Sustainable food production in Swedish dairy farming

Last changed: 12 January 2024
Cow on pasture, with its head inside a feeding machine. Photo.

This project will investigate the most economical and sustainable way of achieving less methane (CH4) from Swedish dairy production by composing low-emitting diets based on resources that cannot be directly utilized as food for humans.

There is a consumer request and a societal need to decrease CH4 emission from ruminants. Ruminant production systems have the ability to contribute to the increased demand of food from a growing global population and becoming more environmental friendly by the correct use of human-inedible resources in the production.

Recently, the use of the tropical red seaweed Asparagopsis taxiformis has been attracting attention since it reduces CH4 in dairy cows by up to 80%. This alternative is not sustainable when it comes to cultivation and drying of this product that requires the use of fossil fuels, and also due to the potential health issues and increased costs of diets to the farmers.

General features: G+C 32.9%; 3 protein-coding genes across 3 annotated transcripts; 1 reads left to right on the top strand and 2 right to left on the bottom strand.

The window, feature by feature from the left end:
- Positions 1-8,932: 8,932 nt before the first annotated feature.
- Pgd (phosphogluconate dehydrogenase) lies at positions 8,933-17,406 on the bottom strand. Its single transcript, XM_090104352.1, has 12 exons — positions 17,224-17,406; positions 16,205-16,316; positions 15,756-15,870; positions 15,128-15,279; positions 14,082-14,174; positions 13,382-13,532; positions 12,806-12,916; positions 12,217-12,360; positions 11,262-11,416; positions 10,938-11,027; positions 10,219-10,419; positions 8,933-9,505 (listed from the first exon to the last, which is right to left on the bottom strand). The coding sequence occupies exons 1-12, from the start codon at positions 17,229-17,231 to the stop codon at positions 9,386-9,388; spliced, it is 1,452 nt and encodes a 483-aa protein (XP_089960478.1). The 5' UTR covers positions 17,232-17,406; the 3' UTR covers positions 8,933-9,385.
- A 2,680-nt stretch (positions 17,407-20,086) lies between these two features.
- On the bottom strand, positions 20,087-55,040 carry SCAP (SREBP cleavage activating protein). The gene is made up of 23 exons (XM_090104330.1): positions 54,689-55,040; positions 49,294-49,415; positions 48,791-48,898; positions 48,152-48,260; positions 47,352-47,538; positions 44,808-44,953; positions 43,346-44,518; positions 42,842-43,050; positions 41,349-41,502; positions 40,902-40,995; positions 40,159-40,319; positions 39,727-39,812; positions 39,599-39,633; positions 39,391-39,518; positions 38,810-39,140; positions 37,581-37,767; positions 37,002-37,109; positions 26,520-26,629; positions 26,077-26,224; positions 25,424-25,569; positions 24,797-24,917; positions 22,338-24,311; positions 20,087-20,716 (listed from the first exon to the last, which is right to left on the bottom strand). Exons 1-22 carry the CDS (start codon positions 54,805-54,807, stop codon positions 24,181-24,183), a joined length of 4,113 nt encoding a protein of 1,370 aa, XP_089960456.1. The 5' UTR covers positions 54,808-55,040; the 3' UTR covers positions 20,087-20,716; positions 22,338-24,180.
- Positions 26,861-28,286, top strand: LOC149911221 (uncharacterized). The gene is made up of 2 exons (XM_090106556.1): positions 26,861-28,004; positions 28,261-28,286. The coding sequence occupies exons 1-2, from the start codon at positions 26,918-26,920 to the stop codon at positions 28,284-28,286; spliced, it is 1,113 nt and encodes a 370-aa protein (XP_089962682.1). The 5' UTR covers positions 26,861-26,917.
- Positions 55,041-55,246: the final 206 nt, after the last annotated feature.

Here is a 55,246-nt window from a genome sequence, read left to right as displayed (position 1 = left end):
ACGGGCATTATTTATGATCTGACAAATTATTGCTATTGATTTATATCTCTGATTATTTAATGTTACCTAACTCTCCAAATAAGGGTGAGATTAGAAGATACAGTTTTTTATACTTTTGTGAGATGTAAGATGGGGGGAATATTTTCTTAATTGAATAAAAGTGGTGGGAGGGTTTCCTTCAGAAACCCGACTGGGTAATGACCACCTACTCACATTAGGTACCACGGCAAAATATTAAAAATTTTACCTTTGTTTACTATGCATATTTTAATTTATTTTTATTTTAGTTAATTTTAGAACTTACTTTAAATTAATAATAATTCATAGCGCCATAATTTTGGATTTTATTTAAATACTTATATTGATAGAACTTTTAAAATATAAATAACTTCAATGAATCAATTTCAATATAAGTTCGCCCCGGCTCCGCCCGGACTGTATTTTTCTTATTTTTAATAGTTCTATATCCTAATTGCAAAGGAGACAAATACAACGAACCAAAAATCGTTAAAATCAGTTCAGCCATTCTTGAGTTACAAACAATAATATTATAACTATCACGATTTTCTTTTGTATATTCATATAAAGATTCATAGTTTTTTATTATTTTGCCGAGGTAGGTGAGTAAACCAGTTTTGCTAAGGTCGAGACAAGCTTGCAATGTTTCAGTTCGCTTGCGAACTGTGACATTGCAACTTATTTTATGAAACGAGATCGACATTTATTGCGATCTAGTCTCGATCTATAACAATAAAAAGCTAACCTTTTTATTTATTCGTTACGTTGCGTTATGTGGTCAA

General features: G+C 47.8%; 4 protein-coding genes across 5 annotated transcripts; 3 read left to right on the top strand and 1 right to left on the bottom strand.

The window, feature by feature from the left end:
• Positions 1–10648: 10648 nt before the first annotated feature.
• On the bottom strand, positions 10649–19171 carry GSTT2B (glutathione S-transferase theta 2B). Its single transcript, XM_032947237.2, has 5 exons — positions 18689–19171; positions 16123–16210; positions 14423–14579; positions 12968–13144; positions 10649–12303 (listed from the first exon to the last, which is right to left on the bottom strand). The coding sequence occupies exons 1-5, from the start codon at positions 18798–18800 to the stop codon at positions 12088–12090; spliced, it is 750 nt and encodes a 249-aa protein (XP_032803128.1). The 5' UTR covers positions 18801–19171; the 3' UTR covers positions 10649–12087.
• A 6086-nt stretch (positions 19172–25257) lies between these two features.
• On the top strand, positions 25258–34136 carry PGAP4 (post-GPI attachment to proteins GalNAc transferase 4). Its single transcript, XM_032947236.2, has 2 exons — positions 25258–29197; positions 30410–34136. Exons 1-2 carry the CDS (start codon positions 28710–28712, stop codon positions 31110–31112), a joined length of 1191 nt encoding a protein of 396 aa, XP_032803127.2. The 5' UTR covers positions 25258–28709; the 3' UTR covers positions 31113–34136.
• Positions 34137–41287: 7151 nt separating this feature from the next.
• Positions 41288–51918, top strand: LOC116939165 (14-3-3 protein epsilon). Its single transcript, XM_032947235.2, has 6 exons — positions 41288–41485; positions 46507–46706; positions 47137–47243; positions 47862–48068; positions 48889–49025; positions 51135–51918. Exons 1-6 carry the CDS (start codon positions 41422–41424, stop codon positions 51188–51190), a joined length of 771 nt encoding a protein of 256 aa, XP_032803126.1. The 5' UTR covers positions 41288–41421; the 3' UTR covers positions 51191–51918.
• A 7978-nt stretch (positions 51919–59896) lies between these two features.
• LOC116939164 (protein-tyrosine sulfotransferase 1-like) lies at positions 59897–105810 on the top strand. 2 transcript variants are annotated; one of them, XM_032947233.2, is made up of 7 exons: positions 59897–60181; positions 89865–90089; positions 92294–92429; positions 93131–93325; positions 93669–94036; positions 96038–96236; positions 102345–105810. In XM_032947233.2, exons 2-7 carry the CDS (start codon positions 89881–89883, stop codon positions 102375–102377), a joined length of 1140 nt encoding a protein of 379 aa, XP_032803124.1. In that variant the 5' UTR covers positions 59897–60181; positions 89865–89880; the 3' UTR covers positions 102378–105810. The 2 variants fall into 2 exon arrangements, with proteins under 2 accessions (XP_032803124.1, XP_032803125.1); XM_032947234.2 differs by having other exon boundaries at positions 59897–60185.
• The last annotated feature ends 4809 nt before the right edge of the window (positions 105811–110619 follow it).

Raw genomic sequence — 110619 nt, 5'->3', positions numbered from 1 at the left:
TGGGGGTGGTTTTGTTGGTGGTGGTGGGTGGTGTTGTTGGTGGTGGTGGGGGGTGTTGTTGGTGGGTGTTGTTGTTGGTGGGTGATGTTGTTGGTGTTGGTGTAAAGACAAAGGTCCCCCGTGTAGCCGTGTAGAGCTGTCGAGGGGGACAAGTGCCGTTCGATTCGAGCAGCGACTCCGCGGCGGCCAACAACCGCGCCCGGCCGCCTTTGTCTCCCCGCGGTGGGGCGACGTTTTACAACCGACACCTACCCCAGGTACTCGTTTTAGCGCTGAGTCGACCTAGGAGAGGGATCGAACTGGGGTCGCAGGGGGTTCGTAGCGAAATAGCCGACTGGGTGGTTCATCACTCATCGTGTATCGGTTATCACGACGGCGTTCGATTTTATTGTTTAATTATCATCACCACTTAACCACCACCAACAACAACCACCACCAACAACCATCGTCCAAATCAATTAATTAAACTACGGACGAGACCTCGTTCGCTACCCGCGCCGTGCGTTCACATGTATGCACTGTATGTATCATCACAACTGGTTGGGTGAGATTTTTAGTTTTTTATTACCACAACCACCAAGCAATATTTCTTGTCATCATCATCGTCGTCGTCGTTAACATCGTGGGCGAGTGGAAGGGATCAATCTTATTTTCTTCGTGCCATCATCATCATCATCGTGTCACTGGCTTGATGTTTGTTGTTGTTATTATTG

Dairy cows can sustain a large part of their milk production on high-quality grass/maize silage-based diets supplemented with feed-grade grain and agro industrial by-products. Until now high-fat oats have primarily been used as a lower starch alternative in feeding of sport horses and less in feeding of ruminants. Previous findings have shown that fat has the greatest potential in decreasing CH4 production in dairy cows without any adverse effect on milk production. Using high fat content oats instead of barley or cold pressed rapeseed cake (by-product of rapeseed oil production) in dairy cow diets offers a feasible method to implement best practice low-emitting diets, a practical strategy to lower CH4 emissions on-farm without compromising animal performance or health.

This project will investigate the optimal use of new high fat content oat varieties compared to cold pressed rapeseed cake in the diet of dairy cows with grass silage or grass and maize silage to reduce CH4 emissions in dairy cows. In vitro and in vivo studies will be conducted to understand best combination of diets with regard to mitigating both enteric (from feed digestion) and manure CH4 emissions, and improving or maintaining animal performance. The economic performance and sustainability value will be also calculated and taken into account.


This project is funded by the foundation Stiftelsen Seydlitz MP bolagen.